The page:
Article

Nutritional challenges and health implications of takeaway and fast food

Faculty of Education, Community and Leisure, Centre for Tourism, Events & Food Studies, Liverpool John Moores University, Liverpool, United Kingdom.
Nutrition Reviews (Impact Factor: 6.08). 05/2013; 71(5):310-318. DOI: 10.1111/nure.12031
Source: PubMed

ABSTRACT

Consumption of takeaway and fast food continues to increase in Western societies and is particularly widespread among adolescents. Since food is known to play an important role in both the development and prevention of many diseases, there is no doubt that the observed changes in dietary patterns affect the quality of the diet as well as public health. The present review examines the nutritional characteristics of takeaway and fast food items, including their energy density, total fat, and saturated and trans fatty acid content. It also reports on the association between the consumption of such foods and health outcomes. While the available evidence suggests the nutrient profiles of takeaway and fast foods may contribute to a variety of negative health outcomes, findings on the specific effects of their consumption on health are currently limited and, in recent years, changes have been taking place that are designed to improve them. Therefore, more studies should be directed at gaining a firmer understanding of the nutrition and health consequences of eating takeaway and fast foods and determining the best strategy to reduce any negative impact their consumption may have on public health.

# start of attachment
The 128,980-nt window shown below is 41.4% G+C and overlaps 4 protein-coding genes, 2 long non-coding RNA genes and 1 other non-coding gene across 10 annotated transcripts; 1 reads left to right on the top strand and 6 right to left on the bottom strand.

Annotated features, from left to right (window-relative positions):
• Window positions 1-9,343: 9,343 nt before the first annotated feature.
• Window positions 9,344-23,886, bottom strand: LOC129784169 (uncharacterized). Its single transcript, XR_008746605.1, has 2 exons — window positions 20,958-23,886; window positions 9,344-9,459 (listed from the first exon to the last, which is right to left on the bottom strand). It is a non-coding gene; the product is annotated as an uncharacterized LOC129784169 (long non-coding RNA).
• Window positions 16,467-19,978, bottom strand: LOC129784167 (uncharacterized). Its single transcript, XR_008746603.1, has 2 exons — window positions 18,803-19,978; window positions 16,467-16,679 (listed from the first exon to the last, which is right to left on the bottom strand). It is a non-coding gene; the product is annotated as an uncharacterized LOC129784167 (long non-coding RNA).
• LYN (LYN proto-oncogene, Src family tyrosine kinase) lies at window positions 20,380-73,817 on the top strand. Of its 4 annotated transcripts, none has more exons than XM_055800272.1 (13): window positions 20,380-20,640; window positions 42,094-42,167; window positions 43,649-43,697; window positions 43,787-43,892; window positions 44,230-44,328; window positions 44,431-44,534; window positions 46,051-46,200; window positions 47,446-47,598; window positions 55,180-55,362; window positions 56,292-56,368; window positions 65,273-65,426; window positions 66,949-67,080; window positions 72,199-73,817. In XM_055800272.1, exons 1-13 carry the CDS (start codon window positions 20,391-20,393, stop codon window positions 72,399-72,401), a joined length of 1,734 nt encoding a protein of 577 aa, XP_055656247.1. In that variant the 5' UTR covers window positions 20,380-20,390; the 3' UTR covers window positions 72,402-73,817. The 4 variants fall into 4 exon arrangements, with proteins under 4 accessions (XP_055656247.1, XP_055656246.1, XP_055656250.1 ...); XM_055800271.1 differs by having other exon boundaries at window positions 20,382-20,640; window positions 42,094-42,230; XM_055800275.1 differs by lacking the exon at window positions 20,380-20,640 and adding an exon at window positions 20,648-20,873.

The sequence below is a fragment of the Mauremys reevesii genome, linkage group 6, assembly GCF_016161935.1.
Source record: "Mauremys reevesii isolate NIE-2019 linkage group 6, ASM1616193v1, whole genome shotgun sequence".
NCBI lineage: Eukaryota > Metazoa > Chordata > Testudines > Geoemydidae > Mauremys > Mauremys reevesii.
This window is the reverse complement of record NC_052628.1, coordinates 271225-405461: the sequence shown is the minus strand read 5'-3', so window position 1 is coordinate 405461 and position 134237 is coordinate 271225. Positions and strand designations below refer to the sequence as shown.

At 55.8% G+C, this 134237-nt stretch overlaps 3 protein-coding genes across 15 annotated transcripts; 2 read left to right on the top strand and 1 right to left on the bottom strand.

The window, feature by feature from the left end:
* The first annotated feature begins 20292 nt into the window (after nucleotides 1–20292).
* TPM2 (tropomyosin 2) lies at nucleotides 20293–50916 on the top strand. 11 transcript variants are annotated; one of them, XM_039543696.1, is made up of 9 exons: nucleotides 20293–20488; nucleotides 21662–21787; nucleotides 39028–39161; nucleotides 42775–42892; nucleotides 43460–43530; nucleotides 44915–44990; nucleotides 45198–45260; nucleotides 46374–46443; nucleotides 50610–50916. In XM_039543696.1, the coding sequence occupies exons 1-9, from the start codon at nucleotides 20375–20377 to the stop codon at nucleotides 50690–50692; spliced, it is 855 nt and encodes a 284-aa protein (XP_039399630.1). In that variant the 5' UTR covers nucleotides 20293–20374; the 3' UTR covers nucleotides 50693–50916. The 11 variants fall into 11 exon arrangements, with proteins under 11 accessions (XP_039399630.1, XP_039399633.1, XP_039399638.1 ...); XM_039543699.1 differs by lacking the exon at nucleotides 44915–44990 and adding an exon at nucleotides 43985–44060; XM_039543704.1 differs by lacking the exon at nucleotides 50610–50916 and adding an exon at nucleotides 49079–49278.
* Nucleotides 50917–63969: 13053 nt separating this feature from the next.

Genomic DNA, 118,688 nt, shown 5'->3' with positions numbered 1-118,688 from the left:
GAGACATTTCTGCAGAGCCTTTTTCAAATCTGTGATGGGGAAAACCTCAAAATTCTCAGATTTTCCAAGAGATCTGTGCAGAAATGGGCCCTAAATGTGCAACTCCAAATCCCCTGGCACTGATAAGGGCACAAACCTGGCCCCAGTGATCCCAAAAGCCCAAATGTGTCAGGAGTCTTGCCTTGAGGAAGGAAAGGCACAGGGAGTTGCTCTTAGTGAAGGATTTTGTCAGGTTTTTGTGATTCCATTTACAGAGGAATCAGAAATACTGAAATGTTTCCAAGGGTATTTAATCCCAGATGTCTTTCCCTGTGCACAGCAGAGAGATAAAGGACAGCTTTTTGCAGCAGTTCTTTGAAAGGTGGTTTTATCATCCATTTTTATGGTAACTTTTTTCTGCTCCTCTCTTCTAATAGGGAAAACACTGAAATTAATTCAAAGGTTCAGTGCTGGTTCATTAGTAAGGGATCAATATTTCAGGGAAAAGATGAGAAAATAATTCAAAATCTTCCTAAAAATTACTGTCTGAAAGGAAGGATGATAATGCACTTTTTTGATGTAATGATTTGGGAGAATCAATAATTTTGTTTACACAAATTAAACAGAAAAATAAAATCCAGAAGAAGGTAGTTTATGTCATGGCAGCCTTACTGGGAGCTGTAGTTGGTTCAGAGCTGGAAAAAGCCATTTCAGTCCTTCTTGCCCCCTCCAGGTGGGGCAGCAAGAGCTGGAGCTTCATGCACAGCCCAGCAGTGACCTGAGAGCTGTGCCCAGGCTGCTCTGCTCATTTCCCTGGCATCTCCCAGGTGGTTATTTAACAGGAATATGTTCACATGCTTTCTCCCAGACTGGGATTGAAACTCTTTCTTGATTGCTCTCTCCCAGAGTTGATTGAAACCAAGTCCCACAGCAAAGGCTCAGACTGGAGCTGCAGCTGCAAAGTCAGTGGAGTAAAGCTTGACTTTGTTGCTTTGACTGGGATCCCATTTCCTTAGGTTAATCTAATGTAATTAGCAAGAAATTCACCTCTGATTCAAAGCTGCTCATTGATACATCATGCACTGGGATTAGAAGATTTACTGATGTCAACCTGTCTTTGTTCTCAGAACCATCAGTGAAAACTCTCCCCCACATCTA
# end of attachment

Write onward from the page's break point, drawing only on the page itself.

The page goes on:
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    • "For example, Americans currently spend half of their food dollars on away-from-home foods, (Economic Research Service (ERS), 2014) a trend that is growing in frequency (Kant and Graubard, 2004). Fast-food restaurants (FFR) are the most important source of awayfrom-home eating in the United States (Lachat et al., 2012), and commonly serve meals of poor nutritional quality and high energy content (Prentice and Jebb, 2003; Jaworowska et al., 2013). Numerous studies have linked regular patronage of FFR to a higher likelihood of becoming overweight or obese (Prentice and Jebb, 2003; Bezerra et al., 2012; Nago et al., 2014). "
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